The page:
The Sons of Katie Elder

The Sons of Katie Elder
"First, we reunite, then find Ma and Pa's killer...then read some reviews."

Tuesday, December 17, 2013

Holiday Inn

It's that time of the year, the holiday season. Everyone has their favorite Christmas movies, right? I grew up in a house that always watched It's a Wonderful Life and White Christmas. Oh, and Jingle All the Way, Home Alone and many others are frequent watches come December. Then there's 1942's Holiday Inn, one my Dad and his siblings grew up on, one I hadn't seen all the way through since I was a kid. Thanks to a film series at Orland Marcus, I was able to watch it on the big screen.

A successful singer, songwriter and entertainer, Jim Hardy (Bing Crosby) is ready to walk away from his busy entertainment lifestyle. He's bought a farm in the Connecticut countryside and is going to move there with Lila (Virginia Dale), his singing/dancing partner, after one last show. Well, that's the plan at least. Lila instead chooses to go with Jim's rival and quasi-partner, Ted Hanover (Fred Astaire), leaving Jim to move to his spacious farm and country inn by himself. The country life doesn't seem to agree with him, forcing the talented entertainer to come up with a new plan. Looking to provide a new sort of entertainment outlet, Jim decides to open the inn as Holiday Inn, a club/restaurant that's only open on the major holidays. With some help from a young, talented singer/dancer, Linda Mason (Marjorie Reynolds), he puts his plan into action that works immediately....until Ted shows up on his doorstep.

My parents have said over the years I was born in the wrong generation. Case in point? Old movies, almost all of my favorite movies released before 1970. So when chances come along to see some of these old classics in theaters, I've gotta jump at the chance. This musical comedy from director Mark Sandrich doesn't scream 'BIG SCREEN!' like say, Lawrence of Arabia, but in its original black and white format, it looks great 71 years since its original release. It isn't a prototypical Christmas movie -- covering a whole lot of holidays -- but there is a certain holiday charm to it, an old school charm that plays well now in 2013. It's funny with a talented cast, has some good musical numbers and deserves its place with the rest of the frequent watches come December and the holiday season.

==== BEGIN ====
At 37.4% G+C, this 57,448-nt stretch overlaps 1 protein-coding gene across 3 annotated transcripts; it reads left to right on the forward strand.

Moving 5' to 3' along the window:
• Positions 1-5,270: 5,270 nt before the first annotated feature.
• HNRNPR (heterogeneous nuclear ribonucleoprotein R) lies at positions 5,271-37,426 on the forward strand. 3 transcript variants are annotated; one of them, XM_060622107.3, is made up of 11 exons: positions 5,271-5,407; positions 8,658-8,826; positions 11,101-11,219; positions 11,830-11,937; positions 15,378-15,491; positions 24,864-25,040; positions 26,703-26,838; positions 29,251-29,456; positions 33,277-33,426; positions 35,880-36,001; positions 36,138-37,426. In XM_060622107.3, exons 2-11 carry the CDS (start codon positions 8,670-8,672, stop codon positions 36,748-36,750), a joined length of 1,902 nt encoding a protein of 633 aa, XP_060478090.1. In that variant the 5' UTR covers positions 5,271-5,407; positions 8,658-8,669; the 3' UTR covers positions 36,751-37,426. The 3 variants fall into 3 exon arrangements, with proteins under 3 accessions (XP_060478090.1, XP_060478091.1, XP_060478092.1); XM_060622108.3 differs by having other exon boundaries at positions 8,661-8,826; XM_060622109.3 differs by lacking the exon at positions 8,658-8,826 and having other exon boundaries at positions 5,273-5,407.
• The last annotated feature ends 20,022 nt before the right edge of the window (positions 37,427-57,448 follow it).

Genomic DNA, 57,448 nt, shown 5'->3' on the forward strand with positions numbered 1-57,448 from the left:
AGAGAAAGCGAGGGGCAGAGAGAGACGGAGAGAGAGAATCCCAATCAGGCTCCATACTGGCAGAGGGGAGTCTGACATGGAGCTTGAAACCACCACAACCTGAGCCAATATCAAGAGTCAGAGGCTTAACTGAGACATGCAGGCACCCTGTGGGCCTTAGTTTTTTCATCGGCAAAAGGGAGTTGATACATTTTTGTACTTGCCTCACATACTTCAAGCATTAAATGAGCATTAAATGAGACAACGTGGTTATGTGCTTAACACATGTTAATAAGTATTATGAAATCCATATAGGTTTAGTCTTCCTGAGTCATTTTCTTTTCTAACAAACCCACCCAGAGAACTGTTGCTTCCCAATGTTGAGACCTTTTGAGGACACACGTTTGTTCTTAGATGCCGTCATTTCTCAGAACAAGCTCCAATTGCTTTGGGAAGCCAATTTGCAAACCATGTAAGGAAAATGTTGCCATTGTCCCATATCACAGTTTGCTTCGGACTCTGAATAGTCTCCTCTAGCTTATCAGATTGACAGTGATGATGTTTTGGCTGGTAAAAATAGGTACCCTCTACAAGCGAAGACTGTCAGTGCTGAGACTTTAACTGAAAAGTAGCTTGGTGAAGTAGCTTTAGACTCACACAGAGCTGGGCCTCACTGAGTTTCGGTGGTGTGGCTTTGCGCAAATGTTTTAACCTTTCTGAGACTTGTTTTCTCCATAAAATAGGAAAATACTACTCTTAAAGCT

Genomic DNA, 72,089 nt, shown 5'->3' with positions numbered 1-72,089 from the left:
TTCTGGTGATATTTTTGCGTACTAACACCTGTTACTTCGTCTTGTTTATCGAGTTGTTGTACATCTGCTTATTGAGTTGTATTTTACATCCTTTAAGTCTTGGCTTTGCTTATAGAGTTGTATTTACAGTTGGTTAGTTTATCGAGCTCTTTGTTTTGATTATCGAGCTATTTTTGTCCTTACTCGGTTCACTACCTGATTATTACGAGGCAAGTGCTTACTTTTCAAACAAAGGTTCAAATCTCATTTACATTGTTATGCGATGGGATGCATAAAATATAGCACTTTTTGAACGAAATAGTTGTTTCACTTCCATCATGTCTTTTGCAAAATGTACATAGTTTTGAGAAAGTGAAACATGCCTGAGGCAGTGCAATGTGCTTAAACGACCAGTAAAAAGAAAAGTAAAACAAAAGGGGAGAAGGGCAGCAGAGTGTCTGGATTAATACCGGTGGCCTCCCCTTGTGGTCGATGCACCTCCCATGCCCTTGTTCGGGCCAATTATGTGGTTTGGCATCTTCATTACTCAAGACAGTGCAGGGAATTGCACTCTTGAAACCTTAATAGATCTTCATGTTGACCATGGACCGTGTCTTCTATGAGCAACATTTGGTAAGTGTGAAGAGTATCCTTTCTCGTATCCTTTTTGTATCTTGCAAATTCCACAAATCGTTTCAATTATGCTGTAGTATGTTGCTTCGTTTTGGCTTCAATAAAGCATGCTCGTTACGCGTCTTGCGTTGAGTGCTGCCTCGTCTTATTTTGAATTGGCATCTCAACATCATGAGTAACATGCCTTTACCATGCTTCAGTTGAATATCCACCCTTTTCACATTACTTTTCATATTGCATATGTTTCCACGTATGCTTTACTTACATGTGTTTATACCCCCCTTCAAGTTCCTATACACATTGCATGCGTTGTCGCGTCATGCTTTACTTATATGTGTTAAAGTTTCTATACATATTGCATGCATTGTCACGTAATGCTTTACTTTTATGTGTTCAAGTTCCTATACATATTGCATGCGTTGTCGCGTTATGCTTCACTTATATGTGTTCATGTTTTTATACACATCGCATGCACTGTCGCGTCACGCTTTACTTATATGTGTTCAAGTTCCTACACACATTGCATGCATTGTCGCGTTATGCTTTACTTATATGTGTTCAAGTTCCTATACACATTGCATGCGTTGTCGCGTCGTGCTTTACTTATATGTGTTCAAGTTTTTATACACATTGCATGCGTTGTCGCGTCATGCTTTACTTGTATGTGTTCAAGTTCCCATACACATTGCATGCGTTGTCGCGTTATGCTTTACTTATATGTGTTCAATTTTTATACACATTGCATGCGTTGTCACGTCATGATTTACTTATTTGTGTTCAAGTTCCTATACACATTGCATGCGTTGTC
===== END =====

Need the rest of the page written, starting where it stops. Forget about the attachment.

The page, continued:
For me, it's hard not to compare 'Holiday' to 1954's White Christmas, one of my all-time favorites. Both films rely on the chemistry (and quasi-rivalry) with its two male leads, Crosby and Astaire here, Crosby and Danny Kaye in 'White.' Here between Bing Crosby and Fred Astaire, it ain't so much of a friendship, leaning far more to the rivalry-side. It plays like two high school students trying to one-up each other, Crosby's Jim falling for Reynolds' Linda, Astaire's Ted also falling for her as a dancer partner, wanting to take her to the big time as an entertainer. So friendship is out the window, but the rivalry does provide some fireworks, the rivalry nonetheless showing off that chemistry between the duo. It's always fun too when the two rivals get to fight over the ladies in their lives, notably the angelic Linda and the conniving, man-eating Lila. Also look for Walter Abel as Danny, Ted's conniving manager with dollar signs for eyes.

Enough with acting and story, onto the songs!!! Yeah, I know, pretty manly intro. When the music is from composer Irving Berlin, it doesn't matter the movie. I'm going to be on board. 'Holiday' is probably most famous for really putting one of the best Christmas songs ever, White Christmas, out there for audiences to appreciate. For the four people who haven't heard the song, listen to it HERE. With Bing Crosby singing, we're talking about one classic Christmas carol. 'Holiday' even won an Oscar for the song while picking up nominations for best writing and best original story. It deserves its status as a worthwhile, classic holiday movie for that song alone.

More than just one song though, 'Holiday' has 12 different songs written expressly for the script/screenplay. The story more than anything is simply an excuse to string the songs together into something coherent more than just a stage/entertainment show. That's where the style comes in, Jim's Holiday Inn only opening for the major holidays, stylish calendar inserts introducing one number after another. Without posting a boatload of links, check a series of them out HERE. There is most definitely a variety to choose from. Some give Bing a chance to sing, others a chance for Fred to dance and with crossovers featuring both, not to mention Linda and Lila getting into the action. Never a dull moment, and musical numbers that are entertaining without being awkwardly embarrassing and find new ways to get those numbers into a story.

There is one other thing worth mentioning. A musical number for Lincoln's birthday, Abraham, has Bing and Marjorie, the band and the waitstaff in blackface. All sorts of politically incorrect in this very politically correct era. Naturally, it doesn't age well to the point its laughable in its execution. Decent enough song, but it's hard not to chuckle at it now. Watch it HERE. I didn't find it particularly offensive, but be forewarned, some people are offended far easier than I am. Also in the cringe-worthy department is Jim's cook/maid/housekeeper, Mamie (Louise Beavers). Not bad stuff, just a little dated. Still, the movie itself is a gem, well worth checking out for the holiday seasons.

Holiday Inn (1942): ***/****

No comments:

Post a Comment